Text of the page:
Friday, March 13, 2009

For Parents of Rising 5’s: Five Essential Books for the MPH Middle School Experience

For Parents of Rising 5’s: Five Essential Books for the MPH Middle School Experience

One way to ready yourself for the exciting yet challenging years ahead in grades 6 – 8 is to get some insight on what to expect. We are an independent school, and are independent thinkers. I think it makes sense to gain some of that understanding from books. Here is a little of what I think qualifies as essential reading for the MPH middle school parent:

Yardsticks, ChipWood
Written with warmth and humor, Yardsticks offers clear, straightforward descriptions of children's development. This book is a good, practical guide that focuses on honest social/emotional and cognitive development guidelines for parents. This would be useful to any parent wondering if their child is on target at a time when they seem to be distancing themselves from adults at warp speed.
The Mind of Boys, Michael Gurian and Kathy Stevens

The hard reality: boys receive up to 70% of the Ds and Fs given to all students and they create 90% of classroom discipline problems. Gurian and Stevens spell out for parents how to understand and influence their own boy’s academic success. Two big ways is by understanding what motivates boys and what a correct learning environment looks like for the adolescent male.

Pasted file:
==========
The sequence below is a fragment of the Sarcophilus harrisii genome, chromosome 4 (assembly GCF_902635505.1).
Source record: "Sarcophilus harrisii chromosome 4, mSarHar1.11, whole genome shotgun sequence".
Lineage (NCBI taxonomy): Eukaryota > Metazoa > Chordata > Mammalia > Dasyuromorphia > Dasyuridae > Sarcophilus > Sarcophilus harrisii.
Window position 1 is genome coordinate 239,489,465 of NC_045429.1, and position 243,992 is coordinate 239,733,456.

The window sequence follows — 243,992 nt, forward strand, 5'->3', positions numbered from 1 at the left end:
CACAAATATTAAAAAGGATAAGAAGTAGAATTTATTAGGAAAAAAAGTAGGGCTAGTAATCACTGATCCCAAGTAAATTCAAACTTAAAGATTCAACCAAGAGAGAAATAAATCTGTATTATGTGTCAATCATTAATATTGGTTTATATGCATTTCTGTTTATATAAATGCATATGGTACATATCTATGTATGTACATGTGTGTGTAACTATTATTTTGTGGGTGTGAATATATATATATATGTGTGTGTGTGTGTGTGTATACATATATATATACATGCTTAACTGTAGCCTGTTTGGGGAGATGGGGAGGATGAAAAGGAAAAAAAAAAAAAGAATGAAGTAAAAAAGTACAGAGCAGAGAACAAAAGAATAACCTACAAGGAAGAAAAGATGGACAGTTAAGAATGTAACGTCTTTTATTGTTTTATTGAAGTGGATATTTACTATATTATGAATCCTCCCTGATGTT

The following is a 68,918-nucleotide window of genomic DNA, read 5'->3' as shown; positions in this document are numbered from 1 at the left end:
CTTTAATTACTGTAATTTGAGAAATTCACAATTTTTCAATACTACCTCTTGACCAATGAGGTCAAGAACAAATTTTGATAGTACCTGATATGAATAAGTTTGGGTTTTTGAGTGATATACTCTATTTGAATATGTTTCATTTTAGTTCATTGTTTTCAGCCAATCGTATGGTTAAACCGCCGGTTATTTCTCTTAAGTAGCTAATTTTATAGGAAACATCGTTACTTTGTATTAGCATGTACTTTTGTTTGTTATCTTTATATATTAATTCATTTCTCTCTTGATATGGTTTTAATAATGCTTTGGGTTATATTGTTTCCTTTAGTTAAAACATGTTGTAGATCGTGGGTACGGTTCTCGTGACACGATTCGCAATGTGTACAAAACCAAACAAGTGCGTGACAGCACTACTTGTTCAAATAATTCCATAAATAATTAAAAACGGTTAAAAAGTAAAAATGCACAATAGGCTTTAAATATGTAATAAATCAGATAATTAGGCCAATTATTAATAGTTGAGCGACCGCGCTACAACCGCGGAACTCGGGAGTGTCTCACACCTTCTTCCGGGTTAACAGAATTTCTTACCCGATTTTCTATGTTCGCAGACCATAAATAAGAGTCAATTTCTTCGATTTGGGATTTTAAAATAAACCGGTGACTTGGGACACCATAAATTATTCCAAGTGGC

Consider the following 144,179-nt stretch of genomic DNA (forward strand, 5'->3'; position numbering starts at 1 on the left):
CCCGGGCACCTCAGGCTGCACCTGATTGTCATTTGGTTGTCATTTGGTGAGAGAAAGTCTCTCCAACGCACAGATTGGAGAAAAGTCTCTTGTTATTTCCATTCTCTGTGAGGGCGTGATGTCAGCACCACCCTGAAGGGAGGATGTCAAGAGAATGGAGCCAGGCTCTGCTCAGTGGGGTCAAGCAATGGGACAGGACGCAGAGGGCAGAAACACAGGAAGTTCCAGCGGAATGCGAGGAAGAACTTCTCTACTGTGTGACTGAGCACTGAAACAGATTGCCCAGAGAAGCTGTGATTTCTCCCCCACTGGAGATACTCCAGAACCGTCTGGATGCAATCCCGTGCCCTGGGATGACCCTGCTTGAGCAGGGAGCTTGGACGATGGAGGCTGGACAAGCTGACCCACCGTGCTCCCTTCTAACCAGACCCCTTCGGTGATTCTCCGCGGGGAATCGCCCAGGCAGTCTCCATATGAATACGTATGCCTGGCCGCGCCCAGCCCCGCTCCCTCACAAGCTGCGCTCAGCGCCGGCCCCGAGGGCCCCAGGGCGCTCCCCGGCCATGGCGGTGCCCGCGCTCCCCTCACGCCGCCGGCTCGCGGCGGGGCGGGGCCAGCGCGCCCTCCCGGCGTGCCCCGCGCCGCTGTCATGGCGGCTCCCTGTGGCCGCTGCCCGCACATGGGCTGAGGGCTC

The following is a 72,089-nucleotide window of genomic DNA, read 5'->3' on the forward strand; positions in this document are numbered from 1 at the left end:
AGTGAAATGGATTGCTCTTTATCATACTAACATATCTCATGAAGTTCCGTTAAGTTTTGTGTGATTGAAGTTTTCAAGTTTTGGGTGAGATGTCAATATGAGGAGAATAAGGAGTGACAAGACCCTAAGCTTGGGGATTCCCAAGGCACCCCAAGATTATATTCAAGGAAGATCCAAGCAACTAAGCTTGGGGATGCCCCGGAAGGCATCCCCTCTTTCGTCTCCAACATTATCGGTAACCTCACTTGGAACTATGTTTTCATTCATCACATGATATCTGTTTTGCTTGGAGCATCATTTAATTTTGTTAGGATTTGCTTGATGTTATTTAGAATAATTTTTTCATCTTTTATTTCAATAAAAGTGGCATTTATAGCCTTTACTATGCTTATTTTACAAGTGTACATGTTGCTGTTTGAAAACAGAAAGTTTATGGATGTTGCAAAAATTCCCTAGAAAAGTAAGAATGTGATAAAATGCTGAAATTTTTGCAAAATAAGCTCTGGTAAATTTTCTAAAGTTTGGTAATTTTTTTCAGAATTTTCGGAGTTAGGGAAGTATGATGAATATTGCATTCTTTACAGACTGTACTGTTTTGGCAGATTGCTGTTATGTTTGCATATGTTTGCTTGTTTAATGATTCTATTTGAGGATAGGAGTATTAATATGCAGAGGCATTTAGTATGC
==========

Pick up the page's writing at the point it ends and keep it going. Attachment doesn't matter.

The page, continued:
The Blessing of a Skinned Knee, Wendy Mogul

A clinical psychologist working in California independent schools, Mogel turned to her religious heritage for ways to help her clients and her own family "find grace and security in an increasingly complex world.” She writes from time-tested lessons of Judaism, to give all parents practical that help parents look at their children's anxieties and desires through a different lens.

The Paradox of the Anxious Parent, Michael Thompson
In his new book, Thompson is pretty blunt. His idea: Teachers are not trained to work with adults–they went into teaching to work with students. Today’s parents want to be informed and involved in the process more than ever before. Parents often have an “irrational belief in what a school can do for their child. Schools are deeply flawed institutions, just better than anything else that we have tried.” We, even here at MPH, understand that we are deeply flawed, but we also believe that we are working to do what will be best for our students. Thompson writes that parents are irrationally hurt when they see that the school that they have chosen somehow isn’t perfect. An interesting angle from a well-known independent school mind.
Last Child in the Woods, Richard Louv
From the author’s website, Last Child in the Woods is “the first book to bring together a new and growing body of research indicating that direct exposure to nature is essential for healthy childhood development and for the physical and emotional health of children and adults.” This is no small issue, and we in the MS at MPH intentionally create opportunities for kids to be exposed to the natural world. Louv offers practical solutions and simple ways to heal the broken bond between nature and the “wired generation,” and many of his ideas are right in your own backyards and neighborhoods.

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